It’s also conventional wisdom that credibility of journalism is at an all time low. Just take a look at new figures from the US: or think of the campaign in Germany against the ‘Lügenpresse’.
Threats against journalists are getting more and more common. Take a look at the mapping done by Index on Censorship.
It’s also slowly, but steadily, becoming conventional wisdom that governments, parliaments, international bodies and – even worse – citizens all over Europe don’t care about fundamental rights such as freedom of speech, freedom of the press, freedom in general. According to reports from Freedom House, these years the world has been getting less and less free!
Yale professor David Bromwich just published a long article in London Review of Books about freedom of expression, where he notes that "‘free speech has seldom been a common intuition, and it’s not a universal experience. It matters to the few, much of the time, and to others at upredictable times". He goes on to state that the last two generations of left liberals have forgotten the arguments for free speech.
That’s why governments can get away with the hollowing out of free speech and other fundamental democratic rights. But yes, there is opposition from numerous human rights institutions and the media community.
In May I participated in the World Press Day in Helsinki, organised by Unesco. Looking at the declaration from the conference, there is no lack of enthusiasm among all the national and international NGOs fighting for press freedom. The declaration is a strong paper: But nevertheless, press freedom is cut back in almost every European country. We have to realise that after a long period with better and better human rights at least in Western Europe - and certainly in Eastern Europe after the fall of communism - we are now fighting just to keep fundamental rights as we know them. We are fighting to prevent a general international rollback of freedom of expression and other human rights.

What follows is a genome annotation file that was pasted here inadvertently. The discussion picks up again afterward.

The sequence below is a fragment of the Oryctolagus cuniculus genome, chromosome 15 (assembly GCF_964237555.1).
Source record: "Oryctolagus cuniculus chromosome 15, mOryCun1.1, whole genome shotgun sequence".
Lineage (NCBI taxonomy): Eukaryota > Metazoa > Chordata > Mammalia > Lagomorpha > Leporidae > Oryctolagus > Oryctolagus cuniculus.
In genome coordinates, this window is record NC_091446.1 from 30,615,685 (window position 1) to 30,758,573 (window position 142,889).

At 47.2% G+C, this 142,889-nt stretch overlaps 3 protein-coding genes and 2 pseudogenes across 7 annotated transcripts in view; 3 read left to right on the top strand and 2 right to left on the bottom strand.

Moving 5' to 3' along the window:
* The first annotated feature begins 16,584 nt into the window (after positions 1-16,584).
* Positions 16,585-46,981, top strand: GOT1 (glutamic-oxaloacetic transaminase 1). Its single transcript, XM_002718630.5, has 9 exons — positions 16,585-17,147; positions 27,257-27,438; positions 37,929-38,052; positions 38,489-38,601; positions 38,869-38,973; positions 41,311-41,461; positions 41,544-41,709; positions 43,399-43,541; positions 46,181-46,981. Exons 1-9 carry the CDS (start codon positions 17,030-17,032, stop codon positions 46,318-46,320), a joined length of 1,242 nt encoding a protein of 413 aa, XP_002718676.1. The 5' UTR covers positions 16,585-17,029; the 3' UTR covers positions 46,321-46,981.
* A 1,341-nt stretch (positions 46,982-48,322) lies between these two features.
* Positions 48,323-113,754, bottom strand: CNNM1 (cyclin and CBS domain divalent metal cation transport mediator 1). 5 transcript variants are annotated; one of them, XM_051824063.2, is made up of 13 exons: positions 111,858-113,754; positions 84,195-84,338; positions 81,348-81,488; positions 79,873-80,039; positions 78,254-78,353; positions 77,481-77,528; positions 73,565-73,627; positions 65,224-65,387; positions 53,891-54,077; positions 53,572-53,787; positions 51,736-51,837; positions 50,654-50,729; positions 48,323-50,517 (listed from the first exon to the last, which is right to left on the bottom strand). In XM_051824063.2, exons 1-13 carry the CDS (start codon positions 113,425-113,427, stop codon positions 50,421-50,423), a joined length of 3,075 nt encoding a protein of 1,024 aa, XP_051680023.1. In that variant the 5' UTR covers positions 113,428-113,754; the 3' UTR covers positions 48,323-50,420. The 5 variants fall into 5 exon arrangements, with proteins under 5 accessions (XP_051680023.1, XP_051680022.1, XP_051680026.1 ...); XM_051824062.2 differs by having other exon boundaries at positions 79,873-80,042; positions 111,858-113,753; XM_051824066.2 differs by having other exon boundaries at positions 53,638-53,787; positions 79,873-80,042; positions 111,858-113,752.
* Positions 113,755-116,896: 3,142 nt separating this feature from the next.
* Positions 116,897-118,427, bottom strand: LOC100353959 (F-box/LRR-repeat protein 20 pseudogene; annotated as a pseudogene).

We in the ECPMF, our member organisations and a great many other unions, political parties and personalities, are protesting on the internet, in conferences, in media, in petitions and wherever we can get an audience.
Problem is: It doesn't work!
When you look at the recent development in Turkey, in Russia, in Poland and in Hungary, you cannot help feeling helpless.
All these members of the UN are violating the Declaration of Human Rights. These members of the Council of Europe or OSCE don’t care, when they meet criticism from officials from these important organisations – seen as progress for humanity. In some cases, also members of NATO and the EU suppress editors, journalists, cartoonists, photographers and other professionals from the media. They violate theirs and everybody else’s human rights.
We, the ECPMF, have protested in general terms and in many specific cases. So have other NGOs from the media world. But president Erdogan doesn't care, president Putin doesn't care, Poland's grey cardinal Kaczynski and his puppet in the president's palace, Andrzej Duda, don’t care, prime minister Orban doesn't care. And when freedom of the press is cut back in more established democracies in the name of fighting terrorism, there is no public outcry.
The trend these days is to violate established international law – a convention is no longer binding. Just look at the way European governments handle the refugee crisis.
To stress my point, I would like to come back to the Finlandia Declaration from this year's World Press Day. As already said: It's a strong declaration. But almost nobody listened. I’ve searched the internet, and here mostly NGOs like the ECPMF wrote about the Finlandia Declaration. I’ve only been able – outside Finland - to find it mentioned in a few important media outlets, i.e. The Hindu and al-Jazeera!